The 1960s and 70s brought to the fore printmakers like Jyoti Bhatt, who also received his training in Baroda. Jyoti Bhatt went on to study at the Pratt Graphic Centre in New York, where he mastered the various techniques of intaglio printing. On his return in 1966, he created a studio for himself in Baroda and dedicated himself entirely to printmaking.

In 1990, the Indian Printmakers Guild was established. Over the years, it has been successful in building awareness about the medium and creating appreciation for it. The members of the group include Ananda Moy Banerji, Dattatraya Apte, Jayant Gajera, K.R. Subbanna, Bula Bhattacharya, Jayant Gajera, Kavita Nayar, Kanchan Chander, Moti Zharotia, Sushanta Guha, Sukhvinder Singh, Subba Ghosh, and Shukla Sawant. They are all devoted printmakers, and apart from being practicing artists, they run several programs and workshops for aspiring printmakers.

Chhaap, literally meaning stamp or impression, is a printmaking workshop in Baroda established on a cooperative basis in 1999. Chhaap is promoted by the artists and printmakers Gulammohammed Sheikh, Vijay Bagodi and Kavita Shah. The organization aspires to promote printmaking and continually offers new work opportunities to artists, enabling them to investigate and experiment with the different techniques. The infrastructure of Chhaap is well equipped for all mediums of printmaking and is often visited by many senior and international artists. The facilities are also open to art students and other printmaking enthusiasts.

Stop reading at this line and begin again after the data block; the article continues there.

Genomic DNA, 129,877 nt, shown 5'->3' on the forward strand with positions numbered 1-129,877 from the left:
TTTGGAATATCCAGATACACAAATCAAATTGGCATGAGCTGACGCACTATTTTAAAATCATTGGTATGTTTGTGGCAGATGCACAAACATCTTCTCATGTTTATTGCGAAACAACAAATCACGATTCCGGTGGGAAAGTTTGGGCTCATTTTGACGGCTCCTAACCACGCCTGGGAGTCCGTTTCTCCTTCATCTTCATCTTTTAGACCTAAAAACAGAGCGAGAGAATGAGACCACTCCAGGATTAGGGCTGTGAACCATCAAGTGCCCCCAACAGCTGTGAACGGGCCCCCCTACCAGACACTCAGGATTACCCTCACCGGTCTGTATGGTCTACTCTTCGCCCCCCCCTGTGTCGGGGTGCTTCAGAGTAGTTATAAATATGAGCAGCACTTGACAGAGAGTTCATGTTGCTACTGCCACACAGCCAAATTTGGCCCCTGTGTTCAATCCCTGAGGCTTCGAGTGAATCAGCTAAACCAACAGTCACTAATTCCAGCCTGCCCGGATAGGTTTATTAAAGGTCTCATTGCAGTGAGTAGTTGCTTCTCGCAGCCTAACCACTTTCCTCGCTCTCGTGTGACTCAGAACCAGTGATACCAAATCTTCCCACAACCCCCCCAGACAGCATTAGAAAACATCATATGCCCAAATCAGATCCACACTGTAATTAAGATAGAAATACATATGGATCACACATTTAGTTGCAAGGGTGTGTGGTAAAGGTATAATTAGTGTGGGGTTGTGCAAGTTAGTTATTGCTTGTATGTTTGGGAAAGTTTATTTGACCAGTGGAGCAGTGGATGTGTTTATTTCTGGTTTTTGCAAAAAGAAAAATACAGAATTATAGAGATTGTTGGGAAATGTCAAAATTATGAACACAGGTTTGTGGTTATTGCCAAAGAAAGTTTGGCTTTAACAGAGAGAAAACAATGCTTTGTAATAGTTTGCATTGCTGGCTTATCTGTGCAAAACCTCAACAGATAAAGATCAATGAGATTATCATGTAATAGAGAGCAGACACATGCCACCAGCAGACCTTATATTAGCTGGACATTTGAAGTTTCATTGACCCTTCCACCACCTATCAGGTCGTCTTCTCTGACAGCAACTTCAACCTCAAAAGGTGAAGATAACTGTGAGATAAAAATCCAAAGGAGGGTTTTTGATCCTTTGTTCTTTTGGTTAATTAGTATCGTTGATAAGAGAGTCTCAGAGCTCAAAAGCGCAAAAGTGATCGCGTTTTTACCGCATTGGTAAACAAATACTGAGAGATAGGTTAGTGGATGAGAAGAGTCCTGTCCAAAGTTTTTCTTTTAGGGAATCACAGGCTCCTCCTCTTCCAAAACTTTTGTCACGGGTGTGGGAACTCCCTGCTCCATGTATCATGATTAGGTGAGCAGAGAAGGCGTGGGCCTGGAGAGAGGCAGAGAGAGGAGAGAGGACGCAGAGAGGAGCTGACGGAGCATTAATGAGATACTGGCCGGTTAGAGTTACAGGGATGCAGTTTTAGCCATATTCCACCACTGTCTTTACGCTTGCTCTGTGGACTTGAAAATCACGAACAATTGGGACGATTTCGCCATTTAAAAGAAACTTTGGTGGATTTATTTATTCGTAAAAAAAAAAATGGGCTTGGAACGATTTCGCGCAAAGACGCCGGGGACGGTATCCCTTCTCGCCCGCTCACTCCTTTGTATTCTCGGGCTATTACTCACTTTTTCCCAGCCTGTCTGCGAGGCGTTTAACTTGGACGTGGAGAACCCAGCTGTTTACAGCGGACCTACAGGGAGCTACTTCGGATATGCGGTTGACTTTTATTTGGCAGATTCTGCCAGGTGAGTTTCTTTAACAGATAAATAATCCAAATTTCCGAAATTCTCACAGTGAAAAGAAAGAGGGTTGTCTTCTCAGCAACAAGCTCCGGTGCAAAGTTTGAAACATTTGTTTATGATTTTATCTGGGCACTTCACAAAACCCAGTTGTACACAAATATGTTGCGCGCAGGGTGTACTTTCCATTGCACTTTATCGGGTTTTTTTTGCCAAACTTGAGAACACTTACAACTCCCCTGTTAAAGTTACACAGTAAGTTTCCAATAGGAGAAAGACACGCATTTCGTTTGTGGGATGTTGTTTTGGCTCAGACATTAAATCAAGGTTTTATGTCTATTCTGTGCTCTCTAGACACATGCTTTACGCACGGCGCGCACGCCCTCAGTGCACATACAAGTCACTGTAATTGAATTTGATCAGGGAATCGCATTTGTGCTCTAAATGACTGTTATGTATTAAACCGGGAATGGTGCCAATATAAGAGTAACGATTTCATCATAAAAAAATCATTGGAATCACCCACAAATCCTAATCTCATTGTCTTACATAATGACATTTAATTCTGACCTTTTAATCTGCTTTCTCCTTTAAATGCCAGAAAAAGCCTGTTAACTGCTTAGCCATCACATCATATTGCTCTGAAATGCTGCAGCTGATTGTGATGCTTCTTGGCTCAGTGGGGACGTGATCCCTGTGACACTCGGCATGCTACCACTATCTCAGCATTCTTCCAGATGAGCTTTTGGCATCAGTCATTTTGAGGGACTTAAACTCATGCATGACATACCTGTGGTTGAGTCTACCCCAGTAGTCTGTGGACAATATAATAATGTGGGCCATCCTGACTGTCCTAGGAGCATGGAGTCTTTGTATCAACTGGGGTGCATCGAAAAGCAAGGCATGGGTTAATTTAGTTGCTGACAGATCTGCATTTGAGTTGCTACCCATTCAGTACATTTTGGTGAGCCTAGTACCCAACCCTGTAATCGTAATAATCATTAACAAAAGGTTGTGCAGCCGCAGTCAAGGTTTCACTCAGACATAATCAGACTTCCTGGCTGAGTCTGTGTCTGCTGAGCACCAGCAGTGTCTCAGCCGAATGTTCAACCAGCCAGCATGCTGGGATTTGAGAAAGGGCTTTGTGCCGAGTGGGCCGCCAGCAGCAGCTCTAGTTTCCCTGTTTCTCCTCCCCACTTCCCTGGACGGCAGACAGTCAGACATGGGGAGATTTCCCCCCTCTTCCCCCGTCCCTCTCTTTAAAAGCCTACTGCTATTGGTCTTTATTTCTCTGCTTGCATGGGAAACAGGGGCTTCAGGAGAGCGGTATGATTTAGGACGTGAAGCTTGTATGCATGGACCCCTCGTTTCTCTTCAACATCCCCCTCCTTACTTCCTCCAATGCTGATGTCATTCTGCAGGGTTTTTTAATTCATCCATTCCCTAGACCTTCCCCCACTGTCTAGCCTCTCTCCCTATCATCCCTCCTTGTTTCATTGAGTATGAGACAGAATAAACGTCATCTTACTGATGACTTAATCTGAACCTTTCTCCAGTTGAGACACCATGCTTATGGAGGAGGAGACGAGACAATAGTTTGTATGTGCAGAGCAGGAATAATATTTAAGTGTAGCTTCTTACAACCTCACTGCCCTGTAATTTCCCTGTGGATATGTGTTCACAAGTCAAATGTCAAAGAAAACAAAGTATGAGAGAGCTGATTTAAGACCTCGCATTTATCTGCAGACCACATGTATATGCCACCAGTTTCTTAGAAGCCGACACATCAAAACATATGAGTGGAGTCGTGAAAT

Other such printmaking collectives and spaces include the Garhi and Lalit Kala studios in New Delhi; the Rashtriya Lalit Kala Studio in Lucknow; Bharat Bhavan in Bhopal; the Print Studio and Academy of Fine Arts in Mumbai; and the Kanoria Centre for Arts in Ahmedabad, among several others.

In recent years, with the advent of computer graphics, different software programs, scanners and printers, the notion of printmaking has changed dramatically. The classic hands-on approaches have now been replaced by entirely automated ones. Prints of images created or manipulated on a computer can now be created at the push of a button. This technology has led to some interesting variations on traditional prints, as can be seen in the works of artists like Bharti Kher, Jyoti Bhatt, Nataraj Sharma, Ravi Kashi, Gulammohammed Sheikh and Shukla Sawant amongst many others. Whether such works can be classified as fine art prints, however, is a never-ending debate.